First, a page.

The House of Dust by Alison Knowles

Alison Knowles, The House of Dust. Image courtesy the artist and James Fuentes Gallery.

On view at the James Gallery September 8 through October 29. More information on the exhibition and all related programs at the James Gallery website

Curators: Katherine Carl, Maud Jacquin and Sébastien Pluot

With the works of: 

Alison Knowles and 

Ay-o, Chloë Bass, Keren Benbenisty, Jérémie Bennequin, Marcel Broodthaers, George Brecht, John Cage, Norman C. Kaplan, Alejandro Cesarco, Jagna Ciuchta, Jean-Pascal Flavien, Mark Geffriaud, Beatrice Gibson, Dick Higgins, Toshi Ichiyanagi, Allan Kaprow, Katarzyna Krakowiak, Nicholas Knight, Mikko Kuorinki, Theo Lutz, Stephane Mallarmé, Alan Michelson, Nam June Paik, Jenny Perlin, Nina Safainia, Mieko Shiomi, James Tenney, Srdjan Jovanovic Weiss, and Emmett Williams.

Alison Knowles's computerized poem of 1967, The House of Dust, and her subsequent built structures of the same name are the focus of this presentation. Her prescient yet under-recognized project has been an inspiration for contemporary artists' and architects' responsive artworks and spatial interpretations included in the exhibition along with documentation of Knowles's poem and built structures, discussions, publications, and performances.

Knowles’s The House of Dust is among the earliest computerized poems, consisting of the phrase “a house of” followed by a randomized sequence of 1) a material, 2) a site or situation, a light source, and 3) a category of inhabitants taken from four distinct lists. In 1968, the computer-generated poem was translated into a physical structure when Knowles received a Guggenheim fellowship to build a house in Chelsea, New York. This architecture was later destroyed, restored and moved to Cal Arts Burbank, California, where Knowles was invited to teach in 1970-72. She enjoyed teaching her classes in the House and invited artists to interact with with its open structure by creating new works.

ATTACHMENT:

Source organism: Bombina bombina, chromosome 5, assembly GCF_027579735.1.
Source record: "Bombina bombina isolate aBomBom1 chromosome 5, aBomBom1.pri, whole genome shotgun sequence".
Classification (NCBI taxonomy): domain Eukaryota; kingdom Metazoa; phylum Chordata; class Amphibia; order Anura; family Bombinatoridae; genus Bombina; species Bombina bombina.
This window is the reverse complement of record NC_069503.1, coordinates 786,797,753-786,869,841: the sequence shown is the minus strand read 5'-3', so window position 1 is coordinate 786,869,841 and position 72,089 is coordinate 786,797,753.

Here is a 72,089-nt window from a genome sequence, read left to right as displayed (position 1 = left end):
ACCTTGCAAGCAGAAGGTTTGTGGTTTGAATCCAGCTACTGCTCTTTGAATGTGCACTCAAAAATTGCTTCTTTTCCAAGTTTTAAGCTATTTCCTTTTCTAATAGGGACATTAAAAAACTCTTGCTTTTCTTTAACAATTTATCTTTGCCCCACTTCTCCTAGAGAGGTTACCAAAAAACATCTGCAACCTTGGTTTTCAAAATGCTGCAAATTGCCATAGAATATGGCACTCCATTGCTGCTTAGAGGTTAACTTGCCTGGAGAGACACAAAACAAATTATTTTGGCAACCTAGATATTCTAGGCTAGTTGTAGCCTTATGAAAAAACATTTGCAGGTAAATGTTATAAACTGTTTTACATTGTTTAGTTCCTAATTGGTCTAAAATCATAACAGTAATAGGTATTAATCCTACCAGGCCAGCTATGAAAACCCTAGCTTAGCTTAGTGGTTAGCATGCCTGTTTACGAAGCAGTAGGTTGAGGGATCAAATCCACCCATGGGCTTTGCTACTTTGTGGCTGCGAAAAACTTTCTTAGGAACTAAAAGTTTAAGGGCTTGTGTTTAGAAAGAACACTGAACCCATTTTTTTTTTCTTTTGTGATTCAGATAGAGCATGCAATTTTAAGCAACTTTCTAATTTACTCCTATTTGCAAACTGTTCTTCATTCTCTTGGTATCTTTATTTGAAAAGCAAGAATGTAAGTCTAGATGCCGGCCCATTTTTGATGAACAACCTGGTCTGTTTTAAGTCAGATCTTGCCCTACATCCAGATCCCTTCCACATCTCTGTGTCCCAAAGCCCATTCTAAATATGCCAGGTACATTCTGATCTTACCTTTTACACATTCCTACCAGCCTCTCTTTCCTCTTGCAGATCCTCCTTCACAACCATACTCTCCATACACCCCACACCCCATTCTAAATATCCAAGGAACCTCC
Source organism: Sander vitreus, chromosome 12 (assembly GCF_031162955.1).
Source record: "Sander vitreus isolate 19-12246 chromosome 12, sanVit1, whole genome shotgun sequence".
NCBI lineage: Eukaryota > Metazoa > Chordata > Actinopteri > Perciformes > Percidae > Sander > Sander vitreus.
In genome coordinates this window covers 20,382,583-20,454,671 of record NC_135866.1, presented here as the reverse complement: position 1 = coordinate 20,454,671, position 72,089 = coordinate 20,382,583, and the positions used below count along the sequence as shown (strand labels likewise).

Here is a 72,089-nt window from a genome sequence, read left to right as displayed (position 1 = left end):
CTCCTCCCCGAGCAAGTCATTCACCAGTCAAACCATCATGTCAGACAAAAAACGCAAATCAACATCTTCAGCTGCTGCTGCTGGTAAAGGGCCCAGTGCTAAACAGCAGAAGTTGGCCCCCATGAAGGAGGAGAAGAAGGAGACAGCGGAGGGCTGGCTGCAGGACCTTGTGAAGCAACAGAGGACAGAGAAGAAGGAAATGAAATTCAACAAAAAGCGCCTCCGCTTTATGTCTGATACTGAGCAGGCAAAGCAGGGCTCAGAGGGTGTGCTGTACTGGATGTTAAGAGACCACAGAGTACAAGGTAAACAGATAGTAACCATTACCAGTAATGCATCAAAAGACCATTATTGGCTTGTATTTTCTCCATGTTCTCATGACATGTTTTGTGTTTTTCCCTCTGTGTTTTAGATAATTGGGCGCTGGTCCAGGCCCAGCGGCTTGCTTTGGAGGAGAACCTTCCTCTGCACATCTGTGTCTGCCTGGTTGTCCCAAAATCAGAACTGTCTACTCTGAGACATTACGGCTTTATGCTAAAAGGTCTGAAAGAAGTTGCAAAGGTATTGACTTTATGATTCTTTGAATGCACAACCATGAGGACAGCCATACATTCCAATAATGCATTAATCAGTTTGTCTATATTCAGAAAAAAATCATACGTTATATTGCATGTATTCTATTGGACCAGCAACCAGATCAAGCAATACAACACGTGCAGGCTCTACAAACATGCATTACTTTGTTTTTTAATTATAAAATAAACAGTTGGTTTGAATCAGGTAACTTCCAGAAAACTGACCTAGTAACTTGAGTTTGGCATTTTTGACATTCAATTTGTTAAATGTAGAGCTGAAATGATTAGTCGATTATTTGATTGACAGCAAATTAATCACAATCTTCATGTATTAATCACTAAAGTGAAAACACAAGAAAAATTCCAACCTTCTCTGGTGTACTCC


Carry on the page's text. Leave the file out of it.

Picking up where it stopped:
Reactivating the pedagogical model proposed by The House of Dust (and by Fluxus with which Knowles was associated), this project at the James is the outcome of collaboration between artists and scholars in disciplines including art, architecture, poetry, literature, music, computer science, and performance. Over the fall semester, reactivations of Knowles’ workshops will engage students in Social Practice Queens at Queens College as part of their curriculum. The exhibition publication will include texts by Ph.D. students in English, Art History, and Theatre at The Graduate Center connecting their research interests on this project to their dissertation topics.

Off-site, related exhibition: A Feast of Astonishments: Charlotte Moorman and the Avant-Garde, 1960s–1980s, on view at the Grey Art Gallery, New York University September 8–December 10, 2016.
 

THIS PROJECT IS PART OF

ART BY TRANSLATION

INTERNATIONAL RESEARCH PROGRAM IN ART AND CURATORIAL PRACTICES

DIRECTED BY

MAUD JACQUIN AND SÉBASTIEN PLUOT.

ESBA TALM ANGERS – ENSA PARIS / CERGY –

CNEAI, PANTIN

THIS PROJECT IS SUPPORTED BY THE FRENCH

MINISTRY OF CULTURE AND THE FRENCH INSTITUTE.

Co-sponsored by the Ph.D. Program in Art History, Ph.D. Program in English, the Ph.D. Program in Theatre, and the Center for the Humanities, The Graduate Center, CUNY.

Submitted on: AUG 16, 2016

Category: James Gallery